Phillips, the seventh child of Joseph and Mary Phillips of old Tishomingo County, Mississippi, was born in 1832 in Tennessee.  In 1837, this pioneer family purchased 800 acres of land just east of an area that later developed into Corinth.  The Phillips farm was located in the area of the new Corinth High School, now within the City's corporation limits.

In the mid-1850's, Joseph J. Phillips followed an older married sister to Boggy Depot, Indian Territory.  In Boggy Depot (now in Atoka County, Oklahoma), under the tutelage of his merchant brother-in-law Eli S. Mitchell, he became a successful merchant and expanded his business interests into the nearby town of Atoka.  Although his official residence continued to be in Indian Territory, Phillips' name appears with some regularity in the records for old Tishomingo and Alcorn counties during this time period.

In 1884, at the age of fifty-two, Phillips married Miss Nellie Usher Curlee, a daughter of Mrs. Sarah Ann "Sallie" (Norfleet) Curlee of Rienzi.  Mrs. Curlee was the widow of John McFerrin Curlee.  The marriage of Joseph J. and Nellie Usher Phillips produced four children:  Jerome J., Helen, Herbert C., and Leroy Phillips.  In 1890, Joseph J. Phillips and his family moved to St. Louis, Missouri.  There he became a director at the Bank of the Republic of Saint Louis.  He was later president of Genese, Phillips & Company.  He died around 1905.

The Phillips' second son, Herbert Curlee Phillips, graduated in 1911 from Cornell University at Ithaca, New York.  After World War II, he worked as a traveling salesman for Buckskin Britches Manufacturing Company of Evansville, Indiana.  This company later became a division of the Curlee Clothing Company and later the Stanley Clothing Company.  John R. Stanley, a native of Alcorn County, Mississippi, served as president of the Stanley Clothing Company.  In the early 1920's, Phillips joined the Curlee Clothing Company of Saint Louis, Missouri, which was founded by his mother's first cousin, Shelby Hammond Curlee.  During the 1950's and 1960's, Herbert C. Phillips served as the company's president.  He died August 31, 1988, in Saint Louis. 

The Curlee Clothing Company, which for decades was a respected name in the menswear industry throughout the United States, had its beginnings at 405-409 Cruise Street in Corinth, the site of the present-day burned-out shell and Durm's Office Products. The clothing company operated at this location from 1901 to 1905 under the name of Corinth Woolen Mills.  This company was founded by Shelby H. Curlee, John Rufus Curlee, Samuel L. Nelson (1846-1921), and John C. Stanley, Jr.  According to Imogene King Stanley (Mrs. John C. Stanley, III) of Corinth, a granddaughter of Samuel L. Nelson, her grandfather and John C. Stanley, Jr., helped finance the enterprise, although they were not personally involved with the business on a daily basis. The last named director, John C. Stanley, Jr., retained his interest in the company for only about a year.  Initially, the early company in Corinth only produced men's trousers.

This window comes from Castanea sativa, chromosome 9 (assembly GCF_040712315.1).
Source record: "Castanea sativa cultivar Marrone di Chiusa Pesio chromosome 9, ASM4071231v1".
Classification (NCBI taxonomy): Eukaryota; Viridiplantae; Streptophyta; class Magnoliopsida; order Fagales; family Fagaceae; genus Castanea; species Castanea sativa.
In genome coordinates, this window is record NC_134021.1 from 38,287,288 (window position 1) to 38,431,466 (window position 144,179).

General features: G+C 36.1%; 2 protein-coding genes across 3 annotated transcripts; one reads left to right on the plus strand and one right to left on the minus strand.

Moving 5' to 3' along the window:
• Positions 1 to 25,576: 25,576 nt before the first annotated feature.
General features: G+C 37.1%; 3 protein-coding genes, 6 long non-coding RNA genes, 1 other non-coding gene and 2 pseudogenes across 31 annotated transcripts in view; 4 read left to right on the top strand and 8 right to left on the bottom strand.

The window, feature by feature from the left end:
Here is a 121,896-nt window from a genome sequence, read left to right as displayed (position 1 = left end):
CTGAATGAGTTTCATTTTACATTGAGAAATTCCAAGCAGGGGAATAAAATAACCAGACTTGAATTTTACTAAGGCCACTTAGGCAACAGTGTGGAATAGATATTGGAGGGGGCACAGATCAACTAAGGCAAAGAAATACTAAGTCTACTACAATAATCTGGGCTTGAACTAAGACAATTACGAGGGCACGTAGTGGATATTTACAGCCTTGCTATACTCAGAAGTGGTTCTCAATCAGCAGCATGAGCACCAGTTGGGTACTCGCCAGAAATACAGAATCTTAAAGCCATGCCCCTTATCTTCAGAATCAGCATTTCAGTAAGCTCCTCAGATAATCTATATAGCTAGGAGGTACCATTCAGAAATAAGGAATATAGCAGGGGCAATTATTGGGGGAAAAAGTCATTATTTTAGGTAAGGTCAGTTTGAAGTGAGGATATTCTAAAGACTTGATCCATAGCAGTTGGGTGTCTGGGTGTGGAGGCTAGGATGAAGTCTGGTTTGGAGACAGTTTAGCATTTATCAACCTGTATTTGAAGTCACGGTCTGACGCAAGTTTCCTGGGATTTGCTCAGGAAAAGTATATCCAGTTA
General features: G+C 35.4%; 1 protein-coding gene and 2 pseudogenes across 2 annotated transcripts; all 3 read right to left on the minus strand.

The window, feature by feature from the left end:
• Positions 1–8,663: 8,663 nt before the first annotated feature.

By 1904, the woolen mills utilized the buildings on lots 1 through 5 and had seven traveling salesmen.  Although the company moved to Saint Louis, Missouri, in 1905, its founder, Shelby H. Curlee never forgot his roots and frequently visited Corinth.  Shelby Curlee and the Curlee Clothing Company were significant patrons of pioneer aviator Roscoe Turner of Corinth.  When he died in 1944, Shelby Curlee's body was interred in the old City Cemetery in Corinth, which he had endowed in the 1930's.  His family also later donated the Curlee House to the City of Corinth in 1960.

The original leadership of the Corinth Woolen Mills was comprised of three cousins:  Shelby H. Curlee (1868-1944) considered the founder; and his cousins, John Rufus Curlee (1864-unknown) and John C. Stanley, Jr. (1889-1983).  The building itself was still owned by Joseph J. Phillips, who was married to John Rufus Curlee's sister, Nellie Usher (Curlee) Phillips.

Joseph Phillips' heirs sold all three lots to Samuel L. Nelson & M. Filmore Baxter on April 4, 1906, for $1,500.  For a few years around 1908, the Morrison-Hinton Grocery Company, wholesale merchants, rented all three buildings.  However, by 1913 the Sanborn Fire Insurance Map showed vacancies for all three buildings.  The 1913-1914 Corinth City Directory, compiled by the Piedmont Directory Company, lists 405 Cruise as being occupied by Weddle's Garage and 407-409 Cruise occupied by Charles H. Delp and Son Furniture Company.  Neville Delp and Boone Delp assisted with the furniture company.   Lawrence Delp occupied part of the 407 Cruise Street building working with picture frames and upholstering.  Neville, Lawrence and Boone Delp resided with their parents, Charles and Elizabeth Delp, at 1003 Fifth Street.